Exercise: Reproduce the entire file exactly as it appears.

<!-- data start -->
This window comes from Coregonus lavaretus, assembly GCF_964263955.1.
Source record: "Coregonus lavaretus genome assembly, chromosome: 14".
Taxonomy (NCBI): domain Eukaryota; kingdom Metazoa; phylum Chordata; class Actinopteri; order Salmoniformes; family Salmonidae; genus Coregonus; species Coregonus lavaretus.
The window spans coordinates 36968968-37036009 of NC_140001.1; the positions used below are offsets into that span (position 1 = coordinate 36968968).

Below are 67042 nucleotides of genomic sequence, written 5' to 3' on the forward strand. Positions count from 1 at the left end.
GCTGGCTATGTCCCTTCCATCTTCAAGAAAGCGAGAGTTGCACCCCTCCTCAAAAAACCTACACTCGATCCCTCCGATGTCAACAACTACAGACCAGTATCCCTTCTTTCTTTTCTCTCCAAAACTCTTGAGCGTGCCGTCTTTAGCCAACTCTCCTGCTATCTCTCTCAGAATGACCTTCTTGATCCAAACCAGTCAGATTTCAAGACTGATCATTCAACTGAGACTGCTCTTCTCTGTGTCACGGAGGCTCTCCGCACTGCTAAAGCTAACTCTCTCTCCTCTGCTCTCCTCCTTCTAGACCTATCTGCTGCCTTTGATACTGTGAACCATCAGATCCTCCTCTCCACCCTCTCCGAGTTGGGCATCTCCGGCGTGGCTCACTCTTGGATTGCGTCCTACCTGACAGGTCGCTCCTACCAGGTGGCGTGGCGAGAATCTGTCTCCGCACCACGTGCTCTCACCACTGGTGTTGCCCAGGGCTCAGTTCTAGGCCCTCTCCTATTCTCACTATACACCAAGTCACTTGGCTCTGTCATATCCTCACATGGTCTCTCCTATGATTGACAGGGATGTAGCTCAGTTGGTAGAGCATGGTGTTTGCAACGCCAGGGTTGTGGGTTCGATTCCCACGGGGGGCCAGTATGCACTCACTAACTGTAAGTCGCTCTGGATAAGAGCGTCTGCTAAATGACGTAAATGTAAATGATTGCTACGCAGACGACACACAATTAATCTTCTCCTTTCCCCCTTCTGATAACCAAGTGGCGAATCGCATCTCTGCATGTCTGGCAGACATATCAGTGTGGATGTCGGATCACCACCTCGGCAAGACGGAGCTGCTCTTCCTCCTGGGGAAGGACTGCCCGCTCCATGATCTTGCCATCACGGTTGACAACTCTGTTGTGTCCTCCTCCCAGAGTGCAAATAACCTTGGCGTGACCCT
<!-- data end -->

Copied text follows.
This window comes from Coregonus lavaretus, assembly GCF_964263955.1.
Source record: "Coregonus lavaretus genome assembly, chromosome: 14".
Taxonomy (NCBI): domain Eukaryota; kingdom Metazoa; phylum Chordata; class Actinopteri; order Salmoniformes; family Salmonidae; genus Coregonus; species Coregonus lavaretus.
The window spans coordinates 36968968-37036009 of NC_140001.1; the positions used below are offsets into that span (position 1 = coordinate 36968968).

Below are 67042 nucleotides of genomic sequence, written 5' to 3' on the forward strand. Positions count from 1 at the left end.
GCTGGCTATGTCCCTTCCATCTTCAAGAAAGCGAGAGTTGCACCCCTCCTCAAAAAACCTACACTCGATCCCTCCGATGTCAACAACTACAGACCAGTATCCCTTCTTTCTTTTCTCTCCAAAACTCTTGAGCGTGCCGTCTTTAGCCAACTCTCCTGCTATCTCTCTCAGAATGACCTTCTTGATCCAAACCAGTCAGATTTCAAGACTGATCATTCAACTGAGACTGCTCTTCTCTGTGTCACGGAGGCTCTCCGCACTGCTAAAGCTAACTCTCTCTCCTCTGCTCTCCTCCTTCTAGACCTATCTGCTGCCTTTGATACTGTGAACCATCAGATCCTCCTCTCCACCCTCTCCGAGTTGGGCATCTCCGGCGTGGCTCACTCTTGGATTGCGTCCTACCTGACAGGTCGCTCCTACCAGGTGGCGTGGCGAGAATCTGTCTCCGCACCACGTGCTCTCACCACTGGTGTTGCCCAGGGCTCAGTTCTAGGCCCTCTCCTATTCTCACTATACACCAAGTCACTTGGCTCTGTCATATCCTCACATGGTCTCTCCTATGATTGACAGGGATGTAGCTCAGTTGGTAGAGCATGGTGTTTGCAACGCCAGGGTTGTGGGTTCGATTCCCACGGGGGGCCAGTATGCACTCACTAACTGTAAGTCGCTCTGGATAAGAGCGTCTGCTAAATGACGTAAATGTAAATGATTGCTACGCAGACGACACACAATTAATCTTCTCCTTTCCCCCTTCTGATAACCAAGTGGCGAATCGCATCTCTGCATGTCTGGCAGACATATCAGTGTGGATGTCGGATCACCACCTCGGCAAGACGGAGCTGCTCTTCCTCCTGGGGAAGGACTGCCCGCTCCATGATCTTGCCATCACGGTTGACAACTCTGTTGTGTCCTCCTCCCAGAGTGCAAATAACCTTGGCGTGACCCT